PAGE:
Workers punching in for the graveyard shift may be better off not eating high-iron foods at night so they don't disrupt the circadian clock in their livers.
Disrupted circadian clocks, researchers believe, are the reason that shift workers experience higher incidences of type 2 diabetes, obesity and cancer. The body's primary circadian clock, which regulates sleep and eating, is in the brain. But other body tissues also have circadian clocks, including the liver, which regulates blood glucose levels.
In a new study in Diabetes online, University of Utah researchers show that dietary iron plays an important role in the circadian clock of the liver. Judith A. Simcox, Ph.D., a University of Utah postdoctoral fellow in biochemistry, is the study's lead author.
"Iron is like the dial that sets the timing of the clock," Simcox says. "Discovering a factor, such as iron, that sets the circadian rhythm of the liver may have broad implications for people who do shift work."
Each of the body's circadian clocks operates on its own schedule to perform its necessary functions. The circadian clock in the brain, for example, is set by light, telling people to wake up in the morning and sleep when it's dark. Ideally all the body's clocks would work on their correct schedules. But, as anyone who has ever been on a graveyard or swing shift knows, working off-hours can cause one's circadian clocks to get out of synch and disrupt sleeping and eating patterns.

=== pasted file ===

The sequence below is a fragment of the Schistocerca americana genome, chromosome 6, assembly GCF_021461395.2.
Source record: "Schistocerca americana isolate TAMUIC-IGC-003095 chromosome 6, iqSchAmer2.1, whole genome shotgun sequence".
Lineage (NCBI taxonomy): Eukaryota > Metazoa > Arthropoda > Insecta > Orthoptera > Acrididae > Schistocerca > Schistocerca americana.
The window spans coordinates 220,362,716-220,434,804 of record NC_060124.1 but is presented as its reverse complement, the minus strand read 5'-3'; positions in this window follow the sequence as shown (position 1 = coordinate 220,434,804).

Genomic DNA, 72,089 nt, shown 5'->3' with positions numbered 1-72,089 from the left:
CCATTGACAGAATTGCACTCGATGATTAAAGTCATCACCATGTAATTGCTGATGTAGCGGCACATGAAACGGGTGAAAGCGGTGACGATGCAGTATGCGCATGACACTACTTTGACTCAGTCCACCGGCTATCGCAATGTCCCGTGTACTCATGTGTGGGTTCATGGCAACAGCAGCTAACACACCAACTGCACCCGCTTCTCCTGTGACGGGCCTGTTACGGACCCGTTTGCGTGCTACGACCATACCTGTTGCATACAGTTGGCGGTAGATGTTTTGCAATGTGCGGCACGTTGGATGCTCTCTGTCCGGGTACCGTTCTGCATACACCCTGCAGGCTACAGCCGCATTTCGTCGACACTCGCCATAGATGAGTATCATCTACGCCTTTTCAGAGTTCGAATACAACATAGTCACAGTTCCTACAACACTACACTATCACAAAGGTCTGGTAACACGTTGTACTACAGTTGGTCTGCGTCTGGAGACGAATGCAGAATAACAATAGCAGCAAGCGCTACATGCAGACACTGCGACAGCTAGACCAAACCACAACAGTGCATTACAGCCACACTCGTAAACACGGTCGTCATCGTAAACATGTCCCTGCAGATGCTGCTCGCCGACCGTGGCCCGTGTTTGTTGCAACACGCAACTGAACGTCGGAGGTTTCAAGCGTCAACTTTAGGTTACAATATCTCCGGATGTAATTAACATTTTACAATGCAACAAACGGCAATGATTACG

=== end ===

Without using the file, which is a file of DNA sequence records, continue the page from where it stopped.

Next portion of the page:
Numerous studies have found that shift workers experience higher incidences of obesity, diabetes and other metabolic disorders. The risk for cardiovascular disease, stroke and cancer also is higher among those workers. In 2007, a World Health Organization subcommittee declared that shift work is probably carcinogenic.
The liver's circadian clock is set by food intake. As people sleep this clock helps maintain a constant blood glucose level, but then causes it to spike just before they wake up. When the clock in the liver gets out of synch with the one in the brain, it may contribute to metabolic diseases, according to Donald A. McClain, M.D., Ph.D., University of Utah professor of medicine (endocrinology) and biochemistry and senior author on the study.
McClain and Simcox wanted to identify external signals that set the circadian clock in the liver. They fed iron to mice as part of their natural eating cycle and observed that dietary iron increases the cellular concentration of heme, an oxygen-carrying iron compound found in hemoglobin. They found that when heme binds to a circadian protein–a substance whose function Simcox likens to that of a cog in a mechanical clock–the protein's activity increases and causes the liver to optimally control blood glucose levels.
Increased activity of a circadian protein is healthy when it occurs in the liver's natural clock cycle. But if this happens at a time that is out of synch with the circadian clock, such as during a graveyard shift, it could result in abnormal blood glucose levels.
"When a shift worker eats foods high in iron at night it could exacerbate the lack of synchronization between the clock in the liver and the main one in the brain," says McClain, who's also the University Health Sciences' associate vice president for clinical research and director of the Center for Clinical and Translational Science. "By tending to flatten the circadian variation of metabolism, high iron in tissues may also interfere with the normal day to night fluctuations associated with a healthy metabolic system."
More research is needed to see how the results of their study could affect dietary recommendations for everyone, and shift workers in particular. The investigators are quick to point out that too little iron is also unhealthy. Ultimately, they hope their studies define an optimal range of iron that is much narrower than the current "normal" range.
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